International Symposium on ALS/MND

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Jack Rooney
December 2016

Andrea Pauls Backman, Executive Director Les Turner ALS Foundation and Jack Rooney at the International Symposium on ALS/MND

Over 1,100 researchers and clinicians from around the world attended the annual meeting in December in Ireland to learn about trends in ALS care and research. The Foundation’s executive director along with six members from the Les Turner ALS Research and Patient Center at Northwestern Medicine attended, and several presented at, the meeting. All in attendance agreed it’s a very exciting time in the field of ALS research and drug development.

Read a first-hand account written by Jack Rooney, a young man whose father recently died of ALS, who is living in Ireland and was able to attend a portion of the meeting:

The way I see it, there are two different kinds of ALS experts.

My family and I, after two ALS deaths in the past 15 years, are one kind of expert. We know what it feels like when the weight of a terminal diagnosis comes crashing down on your entire existence. We know what it’s like to wake up each morning with a loved one who can do less and less each day. We know how to operate feeding tubes, BiPAP machines, and Hoyer lifts.

Then, when someone dies, like my dad did in June, we know what it feels like to lose one of the biggest parts of ourselves. We learn how to mourn, and how to carry the entire experience of living and dying with ALS with us for the rest of our lives.

I suppose you could say we’re experts in dealing with the disease. We can provide comfort, solace, and solidarity (and enough technical know-how to almost qualify us to be professional caregivers).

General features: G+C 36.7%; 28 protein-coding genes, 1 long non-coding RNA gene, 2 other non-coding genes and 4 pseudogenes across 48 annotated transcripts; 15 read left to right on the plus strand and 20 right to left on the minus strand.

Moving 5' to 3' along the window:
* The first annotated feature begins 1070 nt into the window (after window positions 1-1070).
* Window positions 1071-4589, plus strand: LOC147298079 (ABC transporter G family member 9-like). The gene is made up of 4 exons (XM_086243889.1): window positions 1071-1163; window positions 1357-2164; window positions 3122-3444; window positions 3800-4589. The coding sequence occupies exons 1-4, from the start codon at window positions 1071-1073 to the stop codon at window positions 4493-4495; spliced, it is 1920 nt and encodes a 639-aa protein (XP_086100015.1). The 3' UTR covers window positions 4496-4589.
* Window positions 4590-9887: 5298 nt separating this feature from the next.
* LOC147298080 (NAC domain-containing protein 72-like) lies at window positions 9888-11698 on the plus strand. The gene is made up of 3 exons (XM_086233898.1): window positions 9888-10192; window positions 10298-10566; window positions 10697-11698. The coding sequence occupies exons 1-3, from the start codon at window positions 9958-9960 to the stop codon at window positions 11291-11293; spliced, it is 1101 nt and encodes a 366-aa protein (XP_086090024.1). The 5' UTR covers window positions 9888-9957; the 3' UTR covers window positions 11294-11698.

Then there are the other experts — the doctors, the researchers, the professors. They provide the hope and the drive; the hope that the cure is out there, within our grasp, and the boundless drive to go and find it.

I’ve had plenty of exposure to the first kind of expert. At this point, my mom, brothers, and an unfortunate amount of my aunts, uncles, cousins, and dear friends are experts in dealing with ALS head on. But until last week, I hadn’t interacted much with the other kinds of experts. I went to one of my dad’s clinic appointments at Northwestern, but after about five hours in the exam room, my brother and I said we wouldn’t be joining my parents for any more.

So, when I went to the Ask the Experts panel at the annual meeting of the International Alliance of ALS/MND Associations in Dublin last Monday, I got some much needed hope, and plenty of inspiration to reignite my contributions to the pursuit of a cure.

Three doctors and researchers — Dr. Jeremy Shefner of the Barrow Neurological Institute, Dr. Jonathan Glass of Emory University, and Prof. Jan Veldink, PhD of UMC Utrecht — spoke expertly, yet accessibly, about the current state and direction of drug clinical trials, stem cell treatment, and gene therapy in ALS.

Outside of my own lived experience with the disease, I had never done much extensive research on the efforts to find a cure, other than the occasional news story. I had never really heard of any of the drugs in various stages of development that Dr. Shefner described. Nor did I know much about the stem cell injection surgeries already being performed, or how to research and debunk phony treatments with ALS Untangled, which Dr. Glass highly recommended. And despite my family’s apparent genetic predisposition to ALS, I learned more about genetic mapping and the potential for gene therapy in a half-hour listening to Prof. Veldink than I ever had before.

Though their specialties differ, each of the three men projected cautious optimism about the future of ALS treatment. They never strayed from the existing research, and honestly confronted its shortcomings, but nonetheless advanced a narrative of steady progress, waiting for a breakthrough.

“I feel much more optimistic about the spectrum of ways we’re attacking this than I ever have been before,” Dr. Shefner said. He also said the biggest barrier to finding a cure, or at least finding the cause of the disease, is money. The answers to even the most difficult, complex questions about ALS are within our reach, but require more time, more research, and most of all, more money.

I’m not the kind of ALS expert capable of undertaking the research to tackle these tough questions. But I have time and money to give to the pursuit of a cure. Well, as a recent college graduate, I don’t actually have that much money, but I have the time and ability to help raise the money needed to fund the research that could lead to a cure.

Ultimately, finding a cure requires both kinds of ALS experts, and even people who know little or nothing of the disease. And in order to find it, we must continue to come together, fundraise ferociously, research fervently, and find the cure so many people dream of.